I was inspired to get involved with volunteering with individuals with vision loss when I heard Molly Burke speak in person at a Microsoft coding workshop. This Youtube video that she made is closest to the speech she made. I highly suggest you watch it to learn about growing up and living with vision loss.
10 Things you should know about people with vision loss
- According to CNIB, half a million Canadians are estimated to be living with significant vision loss that impacts their quality of life. More than 50,000 of us will lose our sight each YEAR.
- Most of the legally blind in Canada are NOT totally blind.
- Not all legally blind individuals will carry a white cane. Some individuals will carry a white cane just as an identification marker, not for navigation.
- If you see an individual with a white cane waiting at an intersection, do not grab him or her by the arm and drag them across the street. How would you feel if a stranger did that to you? For all he or she knows, you could be kidnapping them. If someone looks lost, ask first. But generally, people are very capable of getting around themselves.
- It is totally okay to use expressions such as look, see or watch out when talking to someone with a visual impairment. It’s awkward when it’s obvious that you’re avoiding visual verbs.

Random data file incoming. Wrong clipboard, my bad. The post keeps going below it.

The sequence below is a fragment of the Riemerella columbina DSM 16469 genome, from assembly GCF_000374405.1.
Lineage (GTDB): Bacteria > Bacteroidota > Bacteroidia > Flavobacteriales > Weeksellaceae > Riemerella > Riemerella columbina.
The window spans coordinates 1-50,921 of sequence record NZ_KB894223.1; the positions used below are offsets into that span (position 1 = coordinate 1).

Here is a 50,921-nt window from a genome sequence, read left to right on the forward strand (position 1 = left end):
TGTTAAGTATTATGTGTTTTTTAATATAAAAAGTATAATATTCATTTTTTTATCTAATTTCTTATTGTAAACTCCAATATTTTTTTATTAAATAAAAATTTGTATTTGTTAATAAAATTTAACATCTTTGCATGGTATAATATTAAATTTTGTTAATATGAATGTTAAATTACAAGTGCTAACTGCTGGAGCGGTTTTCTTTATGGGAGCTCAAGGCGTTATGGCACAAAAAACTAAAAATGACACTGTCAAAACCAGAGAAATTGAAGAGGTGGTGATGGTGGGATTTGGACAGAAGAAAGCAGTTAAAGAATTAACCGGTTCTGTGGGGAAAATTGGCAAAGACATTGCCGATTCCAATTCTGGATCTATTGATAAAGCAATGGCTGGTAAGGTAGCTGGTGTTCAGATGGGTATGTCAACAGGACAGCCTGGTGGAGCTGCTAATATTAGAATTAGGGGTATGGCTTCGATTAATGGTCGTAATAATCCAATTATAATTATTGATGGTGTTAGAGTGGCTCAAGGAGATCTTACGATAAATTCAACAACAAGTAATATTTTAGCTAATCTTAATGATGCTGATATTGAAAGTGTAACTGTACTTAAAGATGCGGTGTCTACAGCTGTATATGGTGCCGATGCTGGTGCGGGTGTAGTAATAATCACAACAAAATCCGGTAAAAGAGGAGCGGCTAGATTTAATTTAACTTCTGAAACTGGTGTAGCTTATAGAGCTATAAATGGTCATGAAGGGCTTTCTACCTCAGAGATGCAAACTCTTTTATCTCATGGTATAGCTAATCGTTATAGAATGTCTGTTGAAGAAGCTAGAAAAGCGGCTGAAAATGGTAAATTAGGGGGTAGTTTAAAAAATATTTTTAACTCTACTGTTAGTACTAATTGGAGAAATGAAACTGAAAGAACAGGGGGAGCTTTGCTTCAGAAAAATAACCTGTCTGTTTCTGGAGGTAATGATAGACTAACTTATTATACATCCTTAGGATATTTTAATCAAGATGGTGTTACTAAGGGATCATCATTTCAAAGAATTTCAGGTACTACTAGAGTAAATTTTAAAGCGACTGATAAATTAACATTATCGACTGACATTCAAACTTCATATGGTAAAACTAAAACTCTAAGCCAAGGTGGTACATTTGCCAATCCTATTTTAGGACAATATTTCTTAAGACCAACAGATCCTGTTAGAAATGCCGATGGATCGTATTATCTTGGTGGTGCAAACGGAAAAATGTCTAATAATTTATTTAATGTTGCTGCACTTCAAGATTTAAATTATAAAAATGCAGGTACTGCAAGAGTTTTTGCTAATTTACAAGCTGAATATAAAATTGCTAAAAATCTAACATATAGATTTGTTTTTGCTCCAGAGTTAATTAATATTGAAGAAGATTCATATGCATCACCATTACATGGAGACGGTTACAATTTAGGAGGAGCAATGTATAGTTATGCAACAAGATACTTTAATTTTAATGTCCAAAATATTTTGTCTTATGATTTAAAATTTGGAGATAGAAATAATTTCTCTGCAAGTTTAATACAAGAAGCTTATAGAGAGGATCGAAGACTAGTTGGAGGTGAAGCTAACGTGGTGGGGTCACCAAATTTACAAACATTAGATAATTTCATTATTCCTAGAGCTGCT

- Children who are congenitally blind are not born with more acute senses of hearing, smell and touch.
- Sight is the primary sense involved in learning about the environment. That is why it’s sometimes difficult for a child with visual impairment to understand some concepts such as riding a skateboard until he or she touches a skateboard and tries riding one first.
- A person whose vision deteriorates as a result of certain eye condition does not necessarily need to limit reading or watching TV to prevent further damage to his/her sight.
- Most children who have been visually impaired all their lives do not mourn the loss of their sight.
- There are different versions of Braille. Books, signs, menus and other materials are often written in a version of Braille that includes contractions. There are dot patterns that represent common letter groupings such as “ing” to save space.
If you’re interested in learning more, I highly suggest you look on CNIB‘s website.